OSAN AIR BASE, Republic of Korea --
On July 27, 1953, the Korean Armistice Agreement, signed by the United Nations Command, the Korean People's Army and the Chinese People's Volunteer Army, implemented a complete cessation of hostilities of the Korean War.
The conflict resulted in the deaths of more than 178,000 UNC service members leaving approximately 7,800 men behind enemy lines unable to return home, devastating families longing for closure.
For 65 years, the UNC has remained committed to enforcing the 1953 Armistice Agreement, which includes the return of fallen service members a reality that came true on July 27, 2018, when the UNC repatriated 55 cases of remains from the Democratic People’s Republic of Korea.
A U.S. Air Force C-17 Globemaster from Joint-Base Pearl Harbor Hickam, Hawaii, flew to Wonson, North Korea, received the remains, and returned to Osan Air Base, Republic of Korea, where thousands of military members, civilians, families and veterans welcomed the fallen.
“It was a successful mission following extensive coordination,” said UNC and United States Force Korea Commander, Gen. Vincent K. Brooks. “Now, we will prepare to honor our fallen before they continue on their journey home.”
Brooks hosted a full honors ceremony Aug. 1, 2018, to commemorate the return of the fallen service members which included a wreath laying, a last post presentation, a moment of silence, a 21 gun salute and a missing man flyover.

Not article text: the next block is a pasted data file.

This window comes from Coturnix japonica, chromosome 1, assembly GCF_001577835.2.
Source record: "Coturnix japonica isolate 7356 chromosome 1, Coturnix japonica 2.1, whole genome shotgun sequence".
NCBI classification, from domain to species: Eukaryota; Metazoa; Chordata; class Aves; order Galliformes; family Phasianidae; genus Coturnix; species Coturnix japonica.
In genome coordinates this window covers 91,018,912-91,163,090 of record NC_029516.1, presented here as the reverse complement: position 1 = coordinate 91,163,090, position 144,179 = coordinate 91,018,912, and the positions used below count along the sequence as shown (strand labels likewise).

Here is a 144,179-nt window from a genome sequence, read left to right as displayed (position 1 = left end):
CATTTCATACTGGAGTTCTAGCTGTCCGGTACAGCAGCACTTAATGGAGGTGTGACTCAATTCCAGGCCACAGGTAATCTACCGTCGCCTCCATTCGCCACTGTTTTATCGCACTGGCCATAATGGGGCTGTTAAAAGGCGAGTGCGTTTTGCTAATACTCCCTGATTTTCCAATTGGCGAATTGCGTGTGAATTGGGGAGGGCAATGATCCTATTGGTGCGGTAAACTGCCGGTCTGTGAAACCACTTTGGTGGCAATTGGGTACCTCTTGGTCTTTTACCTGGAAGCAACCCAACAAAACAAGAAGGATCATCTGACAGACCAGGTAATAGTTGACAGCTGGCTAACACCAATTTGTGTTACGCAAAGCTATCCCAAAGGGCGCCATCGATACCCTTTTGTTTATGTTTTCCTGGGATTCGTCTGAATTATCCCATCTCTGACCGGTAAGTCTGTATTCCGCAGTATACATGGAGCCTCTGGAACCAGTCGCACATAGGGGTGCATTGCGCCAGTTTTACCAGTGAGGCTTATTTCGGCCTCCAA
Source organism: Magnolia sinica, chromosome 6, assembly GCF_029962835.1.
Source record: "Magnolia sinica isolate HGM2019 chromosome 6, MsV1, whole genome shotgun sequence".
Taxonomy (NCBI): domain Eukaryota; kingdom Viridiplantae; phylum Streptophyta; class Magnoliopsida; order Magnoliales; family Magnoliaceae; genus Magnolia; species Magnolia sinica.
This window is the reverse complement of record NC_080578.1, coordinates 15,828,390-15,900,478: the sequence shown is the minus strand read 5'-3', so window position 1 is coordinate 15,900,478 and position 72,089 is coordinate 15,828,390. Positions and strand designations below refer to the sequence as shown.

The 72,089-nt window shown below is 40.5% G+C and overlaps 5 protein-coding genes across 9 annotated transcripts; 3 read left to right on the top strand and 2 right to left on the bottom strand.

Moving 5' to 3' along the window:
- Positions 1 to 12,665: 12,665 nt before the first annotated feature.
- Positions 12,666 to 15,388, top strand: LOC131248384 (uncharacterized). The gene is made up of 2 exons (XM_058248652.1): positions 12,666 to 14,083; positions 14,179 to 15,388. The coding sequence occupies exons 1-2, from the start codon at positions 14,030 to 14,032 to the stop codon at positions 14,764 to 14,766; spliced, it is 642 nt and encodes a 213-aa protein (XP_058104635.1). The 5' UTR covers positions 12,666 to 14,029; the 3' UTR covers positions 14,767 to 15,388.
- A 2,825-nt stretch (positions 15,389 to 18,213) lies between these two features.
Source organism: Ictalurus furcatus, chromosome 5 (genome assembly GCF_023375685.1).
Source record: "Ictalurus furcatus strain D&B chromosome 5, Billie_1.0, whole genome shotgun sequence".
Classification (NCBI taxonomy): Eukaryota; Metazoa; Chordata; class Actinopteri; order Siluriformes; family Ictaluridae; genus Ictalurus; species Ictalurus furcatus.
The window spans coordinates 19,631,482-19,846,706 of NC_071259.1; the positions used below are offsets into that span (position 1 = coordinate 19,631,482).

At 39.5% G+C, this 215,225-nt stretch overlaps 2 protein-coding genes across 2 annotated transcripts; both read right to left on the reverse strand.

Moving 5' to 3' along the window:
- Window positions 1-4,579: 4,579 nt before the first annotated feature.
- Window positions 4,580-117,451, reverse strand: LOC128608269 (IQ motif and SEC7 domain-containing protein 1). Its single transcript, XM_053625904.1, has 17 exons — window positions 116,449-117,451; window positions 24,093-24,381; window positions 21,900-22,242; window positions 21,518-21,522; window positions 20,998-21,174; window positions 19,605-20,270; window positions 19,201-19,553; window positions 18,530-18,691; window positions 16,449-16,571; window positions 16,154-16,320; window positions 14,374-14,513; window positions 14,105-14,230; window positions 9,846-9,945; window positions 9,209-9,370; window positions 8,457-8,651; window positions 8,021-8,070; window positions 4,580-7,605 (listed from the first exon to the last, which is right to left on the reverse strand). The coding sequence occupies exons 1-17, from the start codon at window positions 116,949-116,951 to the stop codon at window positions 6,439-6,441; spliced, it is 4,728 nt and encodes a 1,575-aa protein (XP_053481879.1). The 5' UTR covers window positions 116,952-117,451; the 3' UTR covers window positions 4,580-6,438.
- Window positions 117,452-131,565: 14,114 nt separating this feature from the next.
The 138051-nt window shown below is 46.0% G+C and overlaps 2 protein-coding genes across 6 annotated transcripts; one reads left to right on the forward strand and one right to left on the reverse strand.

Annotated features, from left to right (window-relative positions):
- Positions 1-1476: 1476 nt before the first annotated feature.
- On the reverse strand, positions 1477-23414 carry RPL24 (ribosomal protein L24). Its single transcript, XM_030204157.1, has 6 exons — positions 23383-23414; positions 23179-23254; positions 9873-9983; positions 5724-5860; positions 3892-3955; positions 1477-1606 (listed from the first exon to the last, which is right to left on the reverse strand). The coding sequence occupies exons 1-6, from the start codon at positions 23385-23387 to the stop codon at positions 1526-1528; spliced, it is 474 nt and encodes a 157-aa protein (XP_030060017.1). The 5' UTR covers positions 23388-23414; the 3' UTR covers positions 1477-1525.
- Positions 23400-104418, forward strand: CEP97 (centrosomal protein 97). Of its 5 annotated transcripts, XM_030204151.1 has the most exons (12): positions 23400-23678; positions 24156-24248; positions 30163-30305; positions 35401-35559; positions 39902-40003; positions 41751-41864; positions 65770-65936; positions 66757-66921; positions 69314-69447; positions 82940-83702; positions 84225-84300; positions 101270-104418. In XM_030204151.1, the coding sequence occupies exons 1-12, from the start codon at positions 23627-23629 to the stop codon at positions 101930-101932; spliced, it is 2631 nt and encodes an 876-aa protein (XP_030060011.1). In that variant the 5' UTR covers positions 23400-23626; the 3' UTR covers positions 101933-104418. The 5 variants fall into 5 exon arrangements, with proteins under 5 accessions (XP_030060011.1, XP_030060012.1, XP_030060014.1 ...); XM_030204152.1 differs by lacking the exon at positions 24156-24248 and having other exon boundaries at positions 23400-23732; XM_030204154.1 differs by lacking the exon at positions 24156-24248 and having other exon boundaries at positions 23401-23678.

“Today’s repatriation ceremony represents good news to those nations and to those families that had fallen soldiers and service members in the Korean War and we are proud to just be a part of it as the United Nations Command,” said Col. Chad Carroll, USFK chief of public affairs.
After the ceremony, pallbearers loaded the cases onto a C-17 headed to Joint Base Pearl Harbor-Hickam where the Defense POW/MIA Accounting Agency will attempt to identify the remains and reunite them with their families.
“Ultimately, those of us that have taken part in this operation are really hoping for some closure for the families that are involved who may have had fallen loved ones,” said Carroll. “Since this event has occurred, we have been contacted by several families that have expressed their appreciation and hope that in some of these transit cases could be remains of their particular loved one. We are optimistic that we can give them closure.”
As U.S. and North Korea have agreed to resume the search and return of remains of U.S. service members that went missing during the Korean War (1950-1953), DPAA officials remain hopeful they’ll be able to provide closure for many more families in the future.
Brooks closed the ceremony by offering one last piece of comfort, “May God bless the souls of those who lay before us, and provide comfort to those who yet await the return of their beloved and missing warriors.”